Puzzles

The objective for puzzles is for your child to be independently able to finish a puzzle.
Puzzles are a great therapy tool. They can be used for many different aspects of therapy, from matching, to fine motor skills, to scanning, to increasing a field. Puzzles in visual skills are a great tool to use for scanning and increasing a field. Start with a simple 3 piece puzzle and increase the pieces over time to up to 24 + pieces.

What to do

  1. Sit on the floor at or at the table with your child.
  2. Engage your child by saying his name and or touching his arm.
  3. Put a puzzle in front of your child and take all the pieces out.
  4. After you have your child’s attention say “Let’s do a puzzle, put pieces back in.” Hand your child one piece at a time.
  5. Perfect outcome: your child takes the piece and puts it back in. Praise!
  6. Not so perfect outcome: your child just looks at the piece in your hand.
  7. How to work with a not so perfect outcome – reengage your child by saying his/her name and or touching his/her arm and repeat the instruction “Let’s do a puzzle, put pieces back in”, hand your child a piece and prompt your child to put the piece in the right spot.
  8. After that engage your child again and repeat. If your child puts the block in the cup, great, reinforce. If not repeat the steps from above. Repeat it three times and if your child still is not getting it move on to a different task and come back to it later. Also once your child gets the prompted instruction right, redirect your child to a simple task he/she has mastered and then go back to the original instruction to make sure your child got it.

Additional Notes:  Start by taking all the pieces out and work on putting the pieces back in, one at a time. After your child has mastered putting all the pieces in, have your child take the pieces out as well. Also make sure to change up the order in which your child puts the pieces in and takes the pieces out.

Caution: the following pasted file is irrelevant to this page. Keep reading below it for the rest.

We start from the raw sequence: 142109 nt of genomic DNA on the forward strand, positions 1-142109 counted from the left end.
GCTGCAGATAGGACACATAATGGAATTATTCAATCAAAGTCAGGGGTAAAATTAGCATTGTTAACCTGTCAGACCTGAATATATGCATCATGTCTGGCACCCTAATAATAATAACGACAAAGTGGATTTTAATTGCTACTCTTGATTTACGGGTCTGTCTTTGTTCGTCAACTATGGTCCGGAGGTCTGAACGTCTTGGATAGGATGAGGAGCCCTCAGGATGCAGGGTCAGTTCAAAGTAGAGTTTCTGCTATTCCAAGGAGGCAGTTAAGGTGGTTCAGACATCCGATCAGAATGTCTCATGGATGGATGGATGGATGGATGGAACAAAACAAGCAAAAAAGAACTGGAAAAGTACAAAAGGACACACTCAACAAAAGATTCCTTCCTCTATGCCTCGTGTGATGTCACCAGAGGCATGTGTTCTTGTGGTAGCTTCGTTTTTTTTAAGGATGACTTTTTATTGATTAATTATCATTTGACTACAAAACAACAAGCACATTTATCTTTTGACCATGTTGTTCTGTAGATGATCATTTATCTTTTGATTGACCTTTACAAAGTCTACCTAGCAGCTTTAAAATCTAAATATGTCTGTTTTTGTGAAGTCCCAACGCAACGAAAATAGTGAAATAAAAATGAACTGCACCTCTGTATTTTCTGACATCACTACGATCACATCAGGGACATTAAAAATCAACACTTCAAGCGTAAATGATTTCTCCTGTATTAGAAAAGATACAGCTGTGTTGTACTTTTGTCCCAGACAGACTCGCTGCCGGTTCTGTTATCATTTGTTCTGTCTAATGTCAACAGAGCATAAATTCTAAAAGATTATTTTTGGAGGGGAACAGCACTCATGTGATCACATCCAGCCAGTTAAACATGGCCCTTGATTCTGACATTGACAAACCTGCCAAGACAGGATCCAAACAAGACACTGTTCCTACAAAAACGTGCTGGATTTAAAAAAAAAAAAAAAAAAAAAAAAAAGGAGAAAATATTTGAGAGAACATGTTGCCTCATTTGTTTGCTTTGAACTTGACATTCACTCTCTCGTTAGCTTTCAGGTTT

Expectations

It might take your child a while, a couple days maybe even a couple weeks, to grasp the concept of what is asked of him/her. Don’t get frustrated and stick with the program. Your child will get there! Reinforce (Praise) a right response or even if your child is trying really hard. In the video you will see a demonstration of how to run “Puzzles” program. If you have any further questions or concerns please join our support desk.

<h3>Items you need:</h3> puzzles: starting with simple 3 pieces and going to up to as many as 24 + pieces. The puzzles can be with little knobs, cut out pieces or regular puzzle pieces.

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Autism Support Now is a Parent advisory blog and media site presented by "Ella's Hope for Autism" a 501c3 public charity in Missouri. This site is built for parents dealing with Autism . . . by parents dealing with Autism. Hope and Sam McPheeters (founders of Ella's Hope) have two children on the spectrum, and strive to provide continued advice for other parents, who are dealing with the same issues..